Wednesday, November 18, 2009

Mr. Hawthorne Uses Storebought BBQ Sauce And Rosie Makes Her Own BBQ Sauce For Her Boneless ChickenThighs. And The Hawthornes Are At Odds.

Mr. Hawthorne and I went to Harris Teeter Monday to pick up a few items. I had pulled a package of chicken thigh fillets out of my deep freeze and wanted to do a barbecue chicken. By the way, we'd bought the chicken thighs on sale (I know. Big surprise.) and they were $1.99/pound for boneless thighs. I was stunned when Mr. Hawthorne went to the pickle and ketchup aisle and started checking out Barbecue Sauces. Why? Oh why, Mr. Hawthorne? I was going to make a barbecue sauce on my own, so I didn't know why he was picking out commercial sauces. He said he wanted to "experiment." Whatever. I wanted to make my own.
My ingredients: 1 heaping TB minced garlic (about 4 cloves) 3/4 cup chopped onion (1 medium onion) 1 15 oz. can tomato sauce 1/4 cup brown sugar 1/2 cup cider vinegar 1/4 cup molasses 1/8 cup dark corn syrup 1/4 cup Lea & Perrins Worcestershire Sauce 1 tsp ground mustard seeds 1 tsp hot paprika 2 tsp Stubb's Hickory Liquid Smoke Saute the onion and garlic in 1 TB olive oil over medium heat for about 1 minute. Turn heat to low and add in rest of ingredients. Barely simmer for about 1 hour, uncovered, occasionally scraping down sides, letting the sauce thicken and the flavors develop.
Onions and garlic in olive oil for about 1 minute over medium heat, stirring.
Tomato sauce went in.
Brown sugar.
Cider vinegar.
Dark corn syrup.
Lea & Perrins.
Ground mustard seeds.
Hot paprika.
Hickory Liquid Smoke.
Barely simmer over very low hear for about an hour, uncovered, stirring occasionally and scraping the bottom and sides. You want to let the sauce thicken and the flavors develop. Brush the barbecue sauce over the meat during the last 15 minutes of cooking.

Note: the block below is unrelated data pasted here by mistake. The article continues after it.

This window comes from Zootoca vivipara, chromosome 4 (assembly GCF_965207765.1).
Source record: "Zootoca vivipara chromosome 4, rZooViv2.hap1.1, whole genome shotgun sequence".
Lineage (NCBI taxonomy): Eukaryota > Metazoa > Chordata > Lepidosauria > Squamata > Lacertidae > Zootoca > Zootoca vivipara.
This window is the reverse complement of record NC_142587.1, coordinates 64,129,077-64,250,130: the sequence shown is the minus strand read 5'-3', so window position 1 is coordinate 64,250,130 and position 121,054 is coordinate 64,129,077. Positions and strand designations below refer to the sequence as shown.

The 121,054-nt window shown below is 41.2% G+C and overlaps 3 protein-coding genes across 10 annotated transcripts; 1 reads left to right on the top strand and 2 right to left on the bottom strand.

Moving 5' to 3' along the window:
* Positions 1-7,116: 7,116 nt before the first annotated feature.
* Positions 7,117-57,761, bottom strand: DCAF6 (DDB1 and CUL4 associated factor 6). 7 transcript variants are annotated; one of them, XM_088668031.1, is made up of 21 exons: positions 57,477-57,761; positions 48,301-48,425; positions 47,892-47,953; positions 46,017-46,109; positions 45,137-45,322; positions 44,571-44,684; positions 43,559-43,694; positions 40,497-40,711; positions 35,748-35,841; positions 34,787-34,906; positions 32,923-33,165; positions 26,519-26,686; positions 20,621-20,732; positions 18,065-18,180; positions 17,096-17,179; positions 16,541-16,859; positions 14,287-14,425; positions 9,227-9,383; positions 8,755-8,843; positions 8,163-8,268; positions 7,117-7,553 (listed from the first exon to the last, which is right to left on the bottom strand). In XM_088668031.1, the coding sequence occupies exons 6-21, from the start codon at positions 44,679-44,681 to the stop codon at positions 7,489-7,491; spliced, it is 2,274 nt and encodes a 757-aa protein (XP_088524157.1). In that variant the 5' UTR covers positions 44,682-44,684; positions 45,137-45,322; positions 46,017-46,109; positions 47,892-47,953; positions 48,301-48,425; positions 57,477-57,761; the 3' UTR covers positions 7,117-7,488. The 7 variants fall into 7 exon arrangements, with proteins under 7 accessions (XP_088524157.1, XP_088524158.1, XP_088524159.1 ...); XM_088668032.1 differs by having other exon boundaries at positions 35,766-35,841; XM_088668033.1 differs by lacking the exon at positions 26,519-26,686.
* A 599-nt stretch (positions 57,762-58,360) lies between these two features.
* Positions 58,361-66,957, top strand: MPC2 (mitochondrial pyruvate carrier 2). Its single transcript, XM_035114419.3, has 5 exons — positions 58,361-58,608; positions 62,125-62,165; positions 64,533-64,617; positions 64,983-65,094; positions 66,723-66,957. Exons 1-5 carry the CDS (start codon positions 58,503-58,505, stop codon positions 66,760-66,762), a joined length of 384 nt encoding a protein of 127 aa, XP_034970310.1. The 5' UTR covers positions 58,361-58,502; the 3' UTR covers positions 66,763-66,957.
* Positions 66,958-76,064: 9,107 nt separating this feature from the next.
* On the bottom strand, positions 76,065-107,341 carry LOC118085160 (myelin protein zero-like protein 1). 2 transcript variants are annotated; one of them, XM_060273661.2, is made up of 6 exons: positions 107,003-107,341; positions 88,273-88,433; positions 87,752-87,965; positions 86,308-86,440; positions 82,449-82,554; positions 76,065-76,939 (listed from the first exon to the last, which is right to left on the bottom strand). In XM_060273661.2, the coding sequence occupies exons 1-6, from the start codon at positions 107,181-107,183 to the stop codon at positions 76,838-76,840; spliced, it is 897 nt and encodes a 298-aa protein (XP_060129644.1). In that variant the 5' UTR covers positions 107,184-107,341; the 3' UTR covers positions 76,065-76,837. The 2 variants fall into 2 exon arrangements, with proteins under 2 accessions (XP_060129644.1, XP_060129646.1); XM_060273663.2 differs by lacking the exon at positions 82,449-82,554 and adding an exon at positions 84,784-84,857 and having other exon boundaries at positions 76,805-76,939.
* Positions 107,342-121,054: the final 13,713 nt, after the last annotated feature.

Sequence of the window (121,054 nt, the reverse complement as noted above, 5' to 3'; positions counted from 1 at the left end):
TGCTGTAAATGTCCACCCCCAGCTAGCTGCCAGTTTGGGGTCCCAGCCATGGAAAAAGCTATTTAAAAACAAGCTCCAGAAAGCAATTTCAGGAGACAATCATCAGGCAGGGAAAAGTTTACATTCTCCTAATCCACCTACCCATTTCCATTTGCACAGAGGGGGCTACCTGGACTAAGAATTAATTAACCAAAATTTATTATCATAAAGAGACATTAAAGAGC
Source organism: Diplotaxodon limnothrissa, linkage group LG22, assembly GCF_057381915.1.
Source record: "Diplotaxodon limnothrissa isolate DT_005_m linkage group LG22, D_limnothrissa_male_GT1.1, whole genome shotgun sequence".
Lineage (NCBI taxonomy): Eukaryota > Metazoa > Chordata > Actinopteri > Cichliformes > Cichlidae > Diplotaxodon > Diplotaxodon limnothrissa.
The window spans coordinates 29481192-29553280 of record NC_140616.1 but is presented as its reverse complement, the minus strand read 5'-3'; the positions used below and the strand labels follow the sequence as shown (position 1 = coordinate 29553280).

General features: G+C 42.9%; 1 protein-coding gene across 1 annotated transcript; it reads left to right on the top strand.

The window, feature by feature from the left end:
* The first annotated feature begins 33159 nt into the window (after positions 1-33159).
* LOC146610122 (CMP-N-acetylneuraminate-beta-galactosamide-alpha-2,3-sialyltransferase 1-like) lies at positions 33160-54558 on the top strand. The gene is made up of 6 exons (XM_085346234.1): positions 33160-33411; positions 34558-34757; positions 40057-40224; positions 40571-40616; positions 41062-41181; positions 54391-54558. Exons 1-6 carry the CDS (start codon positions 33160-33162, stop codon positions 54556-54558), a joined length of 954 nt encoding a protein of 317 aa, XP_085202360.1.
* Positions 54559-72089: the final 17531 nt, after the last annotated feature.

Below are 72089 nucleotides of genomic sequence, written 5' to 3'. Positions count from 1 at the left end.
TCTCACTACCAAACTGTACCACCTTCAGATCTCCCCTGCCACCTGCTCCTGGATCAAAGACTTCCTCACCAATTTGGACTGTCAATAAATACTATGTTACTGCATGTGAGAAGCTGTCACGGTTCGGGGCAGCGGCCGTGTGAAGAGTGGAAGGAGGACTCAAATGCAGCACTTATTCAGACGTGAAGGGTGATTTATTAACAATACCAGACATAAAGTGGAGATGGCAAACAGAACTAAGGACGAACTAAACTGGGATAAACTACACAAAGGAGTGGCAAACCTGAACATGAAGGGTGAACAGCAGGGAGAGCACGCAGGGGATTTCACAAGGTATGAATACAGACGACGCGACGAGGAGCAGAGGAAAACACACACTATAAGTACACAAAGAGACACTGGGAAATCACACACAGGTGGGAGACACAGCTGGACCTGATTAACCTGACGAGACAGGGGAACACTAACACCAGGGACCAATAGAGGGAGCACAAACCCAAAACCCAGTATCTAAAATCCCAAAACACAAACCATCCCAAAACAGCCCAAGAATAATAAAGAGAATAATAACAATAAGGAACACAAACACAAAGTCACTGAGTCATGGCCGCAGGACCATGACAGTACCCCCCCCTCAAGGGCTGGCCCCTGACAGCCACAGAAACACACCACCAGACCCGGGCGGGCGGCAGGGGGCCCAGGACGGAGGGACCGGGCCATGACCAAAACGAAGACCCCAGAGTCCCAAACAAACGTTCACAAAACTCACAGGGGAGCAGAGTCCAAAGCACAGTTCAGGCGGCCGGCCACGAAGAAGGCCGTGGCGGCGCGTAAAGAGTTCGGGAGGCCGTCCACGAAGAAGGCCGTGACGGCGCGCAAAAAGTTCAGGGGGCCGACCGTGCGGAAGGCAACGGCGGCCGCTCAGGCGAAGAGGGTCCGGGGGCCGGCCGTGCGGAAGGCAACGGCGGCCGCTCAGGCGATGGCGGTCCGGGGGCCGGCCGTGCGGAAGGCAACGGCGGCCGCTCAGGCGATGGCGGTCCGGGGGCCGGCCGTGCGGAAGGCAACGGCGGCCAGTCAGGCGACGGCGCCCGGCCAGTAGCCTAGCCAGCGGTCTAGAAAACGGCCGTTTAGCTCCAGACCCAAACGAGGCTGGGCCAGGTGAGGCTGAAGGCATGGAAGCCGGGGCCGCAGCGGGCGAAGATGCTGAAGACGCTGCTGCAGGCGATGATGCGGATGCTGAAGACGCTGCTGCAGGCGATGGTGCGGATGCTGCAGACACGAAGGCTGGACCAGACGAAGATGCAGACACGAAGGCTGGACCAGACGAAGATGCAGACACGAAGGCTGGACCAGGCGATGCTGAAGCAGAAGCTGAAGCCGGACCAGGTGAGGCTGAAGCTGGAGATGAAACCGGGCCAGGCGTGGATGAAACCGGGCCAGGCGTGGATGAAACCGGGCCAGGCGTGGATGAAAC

Before cooking his boneless chicken thighs,
Mr. Hawthorne seasoned them with salt and pepper, Cajun seasoning, and Creole seasoning. Here's the extent of Mr. Hawthorne's "experimentation." After about 30 minutes in a 350 degree oven, he poured on Jack Daniel's BBQ sauce. These went back in the oven for 15 more minutes.
Before cooking, I seasoned my thigh fillets with salt and pepper, cayenne, Old Bay seasoning, and a few drops of Texas Pete and Stubb's Hickory Liquid Smoke. After cooking the thighs for 30 minutes, I brushed on my BBQ sauce.
During the last 15 minutes of cooking, Mr. Hawthorne peeled and sliced some apples, sauteed the slices in butter, and added a bit of cinnamon and sugar.
And he sauteed some asparagus spears.
Mr. Hawthorne's BBQ (or I should say, Jack Daniel's BBQ) on the left. Rosie's on the right.
Here's my plate with both BBQ's on it. Mr. Hawthorne's chicken is top left. My chicken is top right. I thought the Jack Daniels was a good barbecue sauce, but it had a monotone flavor of hickory smoke. The hickory smoke permeated and I felt it left it a bit one-dimensional. I liked my BBQ sauce better. It had a dimension of flavors and a complexity to it, plus I liked the heat of the hot paprika and the Texas Pete and the cayenne. Mr. Hawthorne stubbornly refused to try mine since he knew the Jack Daniels was better. Silly man. You know, I could have made mine more like the Jack Daniels. I could have poured the whole bottle of Hickory Smoke into the pan.
Dixie is happy. No other puppies here and her Mama and Daddy are finally back home.
And don't ask me about the two recipe cards below. Yes I know there are two. And if I knew how to fix it, there'd only be one. So don't ask me. Damn computers.

Rosie's BBQ Sauce.

A multi-dimensional, complex BBQ sauce.

See Rosie's BBQ Sauce. on Key Ingredient.

1 comment:

Marilyn said...

He didn't try it because he didn't want to be proven wrong.

And yes, that is exactly what is wrong with bottled sauces. They are flat-tasting.